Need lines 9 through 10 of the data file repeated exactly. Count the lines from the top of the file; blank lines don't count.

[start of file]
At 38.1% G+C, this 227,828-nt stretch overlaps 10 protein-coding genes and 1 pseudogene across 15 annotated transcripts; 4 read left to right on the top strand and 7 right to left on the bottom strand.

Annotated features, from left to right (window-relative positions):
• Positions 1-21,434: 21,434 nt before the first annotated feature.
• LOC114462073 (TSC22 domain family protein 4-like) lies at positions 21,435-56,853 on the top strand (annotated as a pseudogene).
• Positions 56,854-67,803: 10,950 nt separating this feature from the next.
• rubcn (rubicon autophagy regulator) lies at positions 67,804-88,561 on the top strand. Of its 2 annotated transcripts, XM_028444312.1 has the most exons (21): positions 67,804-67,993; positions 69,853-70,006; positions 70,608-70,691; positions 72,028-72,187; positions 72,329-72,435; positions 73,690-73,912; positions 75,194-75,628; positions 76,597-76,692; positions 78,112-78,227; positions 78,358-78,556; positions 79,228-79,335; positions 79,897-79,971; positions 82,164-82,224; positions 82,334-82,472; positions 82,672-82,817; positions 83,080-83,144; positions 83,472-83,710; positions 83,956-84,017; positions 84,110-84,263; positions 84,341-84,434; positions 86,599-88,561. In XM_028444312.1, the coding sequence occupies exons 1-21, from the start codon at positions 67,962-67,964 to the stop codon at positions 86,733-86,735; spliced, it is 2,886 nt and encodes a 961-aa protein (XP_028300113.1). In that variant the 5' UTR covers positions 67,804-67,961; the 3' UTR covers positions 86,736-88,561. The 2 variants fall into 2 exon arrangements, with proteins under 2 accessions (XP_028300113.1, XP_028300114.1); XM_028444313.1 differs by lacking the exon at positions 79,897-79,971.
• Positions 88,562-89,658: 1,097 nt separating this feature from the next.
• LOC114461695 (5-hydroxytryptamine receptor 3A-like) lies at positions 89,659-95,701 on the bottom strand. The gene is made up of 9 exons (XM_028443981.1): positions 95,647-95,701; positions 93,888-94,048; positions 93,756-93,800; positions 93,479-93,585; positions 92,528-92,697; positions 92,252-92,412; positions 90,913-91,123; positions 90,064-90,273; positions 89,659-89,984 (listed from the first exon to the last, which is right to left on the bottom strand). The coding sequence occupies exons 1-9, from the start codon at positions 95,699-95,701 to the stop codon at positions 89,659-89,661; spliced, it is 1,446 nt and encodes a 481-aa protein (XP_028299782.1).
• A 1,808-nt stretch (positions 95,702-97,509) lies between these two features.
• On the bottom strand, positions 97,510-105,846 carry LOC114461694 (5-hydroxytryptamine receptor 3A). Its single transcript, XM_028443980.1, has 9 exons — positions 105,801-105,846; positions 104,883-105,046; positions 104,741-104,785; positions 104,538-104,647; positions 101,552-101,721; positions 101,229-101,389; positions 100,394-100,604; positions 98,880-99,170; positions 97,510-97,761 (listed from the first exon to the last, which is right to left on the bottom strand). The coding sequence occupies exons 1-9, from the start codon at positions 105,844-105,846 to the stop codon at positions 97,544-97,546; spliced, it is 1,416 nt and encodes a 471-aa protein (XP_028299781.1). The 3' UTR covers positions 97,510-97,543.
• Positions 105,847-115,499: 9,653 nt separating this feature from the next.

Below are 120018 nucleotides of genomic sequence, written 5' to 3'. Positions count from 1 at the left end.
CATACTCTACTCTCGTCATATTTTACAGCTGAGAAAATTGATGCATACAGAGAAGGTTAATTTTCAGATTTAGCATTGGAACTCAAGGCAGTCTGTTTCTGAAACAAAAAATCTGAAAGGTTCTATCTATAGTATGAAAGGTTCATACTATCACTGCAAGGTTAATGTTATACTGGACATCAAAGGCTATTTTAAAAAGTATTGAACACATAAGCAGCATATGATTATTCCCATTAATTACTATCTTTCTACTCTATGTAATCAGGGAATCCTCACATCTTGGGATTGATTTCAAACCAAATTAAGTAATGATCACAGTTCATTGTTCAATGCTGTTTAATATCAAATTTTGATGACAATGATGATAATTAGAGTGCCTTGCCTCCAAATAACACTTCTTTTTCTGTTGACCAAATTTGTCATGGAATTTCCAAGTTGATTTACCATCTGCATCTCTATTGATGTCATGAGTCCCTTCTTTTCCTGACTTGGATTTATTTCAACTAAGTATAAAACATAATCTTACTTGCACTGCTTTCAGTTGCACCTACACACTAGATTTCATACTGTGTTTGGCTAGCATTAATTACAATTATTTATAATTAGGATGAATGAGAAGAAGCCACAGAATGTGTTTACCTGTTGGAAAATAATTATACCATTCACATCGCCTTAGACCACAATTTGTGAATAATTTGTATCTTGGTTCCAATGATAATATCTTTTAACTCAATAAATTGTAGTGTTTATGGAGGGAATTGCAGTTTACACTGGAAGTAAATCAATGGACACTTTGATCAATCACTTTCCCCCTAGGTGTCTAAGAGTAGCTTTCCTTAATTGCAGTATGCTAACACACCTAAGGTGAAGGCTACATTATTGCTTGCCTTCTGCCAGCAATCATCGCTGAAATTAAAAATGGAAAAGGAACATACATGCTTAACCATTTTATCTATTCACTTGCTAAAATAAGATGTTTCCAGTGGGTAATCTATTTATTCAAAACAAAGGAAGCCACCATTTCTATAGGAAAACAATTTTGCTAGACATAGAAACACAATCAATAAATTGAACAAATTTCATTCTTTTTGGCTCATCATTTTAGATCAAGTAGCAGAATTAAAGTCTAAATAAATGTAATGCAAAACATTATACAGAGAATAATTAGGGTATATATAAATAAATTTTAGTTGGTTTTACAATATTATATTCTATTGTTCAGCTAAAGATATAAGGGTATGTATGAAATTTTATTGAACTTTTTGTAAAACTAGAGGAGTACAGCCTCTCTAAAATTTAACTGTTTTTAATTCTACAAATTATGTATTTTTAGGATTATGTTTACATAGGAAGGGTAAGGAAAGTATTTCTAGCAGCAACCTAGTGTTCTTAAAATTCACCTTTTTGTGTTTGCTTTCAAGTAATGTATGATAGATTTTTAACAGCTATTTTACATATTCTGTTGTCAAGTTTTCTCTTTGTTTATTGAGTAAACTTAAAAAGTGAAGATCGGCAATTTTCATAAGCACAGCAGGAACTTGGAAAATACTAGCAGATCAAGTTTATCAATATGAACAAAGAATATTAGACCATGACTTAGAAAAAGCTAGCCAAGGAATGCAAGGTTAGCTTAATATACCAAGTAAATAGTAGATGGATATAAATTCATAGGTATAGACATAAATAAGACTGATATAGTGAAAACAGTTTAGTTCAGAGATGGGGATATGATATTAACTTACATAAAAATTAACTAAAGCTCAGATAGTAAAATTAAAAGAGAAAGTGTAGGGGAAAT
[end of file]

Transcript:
• A 1,808-nt stretch (positions 95,702-97,509) lies between these two features.
• On the bottom strand, positions 97,510-105,846 carry LOC114461694 (5-hydroxytryptamine receptor 3A). Its single transcript, XM_028443980.1, has 9 exons — positions 105,801-105,846; positions 104,883-105,046; positions 104,741-104,785; positions 104,538-104,647; positions 101,552-101,721; positions 101,229-101,389; positions 100,394-100,604; positions 98,880-99,170; positions 97,510-97,761 (listed from the first exon to the last, which is right to left on the bottom strand). The coding sequence occupies exons 1-9, from the start codon at positions 105,844-105,846 to the stop codon at positions 97,544-97,546; spliced, it is 1,416 nt and encodes a 471-aa protein (XP_028299781.1). The 3' UTR covers positions 97,510-97,543.